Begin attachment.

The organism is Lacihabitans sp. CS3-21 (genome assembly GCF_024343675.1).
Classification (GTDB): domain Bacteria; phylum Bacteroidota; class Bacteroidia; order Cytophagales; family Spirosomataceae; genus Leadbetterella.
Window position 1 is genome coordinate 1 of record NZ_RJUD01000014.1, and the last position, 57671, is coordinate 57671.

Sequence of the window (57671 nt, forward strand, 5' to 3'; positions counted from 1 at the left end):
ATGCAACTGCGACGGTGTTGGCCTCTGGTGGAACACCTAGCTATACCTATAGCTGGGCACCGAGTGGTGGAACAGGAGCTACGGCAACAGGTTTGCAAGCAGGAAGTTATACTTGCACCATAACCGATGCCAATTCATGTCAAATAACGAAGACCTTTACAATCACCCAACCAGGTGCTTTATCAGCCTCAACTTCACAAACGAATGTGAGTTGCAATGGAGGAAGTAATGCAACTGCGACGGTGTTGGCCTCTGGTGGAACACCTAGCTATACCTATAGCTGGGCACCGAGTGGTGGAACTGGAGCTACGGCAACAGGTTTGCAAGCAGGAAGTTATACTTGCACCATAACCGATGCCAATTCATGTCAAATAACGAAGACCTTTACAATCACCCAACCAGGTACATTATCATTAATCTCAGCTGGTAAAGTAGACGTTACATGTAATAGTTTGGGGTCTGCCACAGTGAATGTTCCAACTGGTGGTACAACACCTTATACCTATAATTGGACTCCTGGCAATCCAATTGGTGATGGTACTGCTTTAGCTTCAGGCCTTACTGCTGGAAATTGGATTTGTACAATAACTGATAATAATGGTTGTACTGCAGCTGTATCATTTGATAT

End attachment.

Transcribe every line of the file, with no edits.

The organism is Lacihabitans sp. CS3-21 (genome assembly GCF_024343675.1).
Classification (GTDB): domain Bacteria; phylum Bacteroidota; class Bacteroidia; order Cytophagales; family Spirosomataceae; genus Leadbetterella.
Window position 1 is genome coordinate 1 of record NZ_RJUD01000014.1, and the last position, 57671, is coordinate 57671.

Sequence of the window (57671 nt, forward strand, 5' to 3'; positions counted from 1 at the left end):
ATGCAACTGCGACGGTGTTGGCCTCTGGTGGAACACCTAGCTATACCTATAGCTGGGCACCGAGTGGTGGAACAGGAGCTACGGCAACAGGTTTGCAAGCAGGAAGTTATACTTGCACCATAACCGATGCCAATTCATGTCAAATAACGAAGACCTTTACAATCACCCAACCAGGTGCTTTATCAGCCTCAACTTCACAAACGAATGTGAGTTGCAATGGAGGAAGTAATGCAACTGCGACGGTGTTGGCCTCTGGTGGAACACCTAGCTATACCTATAGCTGGGCACCGAGTGGTGGAACTGGAGCTACGGCAACAGGTTTGCAAGCAGGAAGTTATACTTGCACCATAACCGATGCCAATTCATGTCAAATAACGAAGACCTTTACAATCACCCAACCAGGTACATTATCATTAATCTCAGCTGGTAAAGTAGACGTTACATGTAATAGTTTGGGGTCTGCCACAGTGAATGTTCCAACTGGTGGTACAACACCTTATACCTATAATTGGACTCCTGGCAATCCAATTGGTGATGGTACTGCTTTAGCTTCAGGCCTTACTGCTGGAAATTGGATTTGTACAATAACTGATAATAATGGTTGTACTGCAGCTGTATCATTTGATAT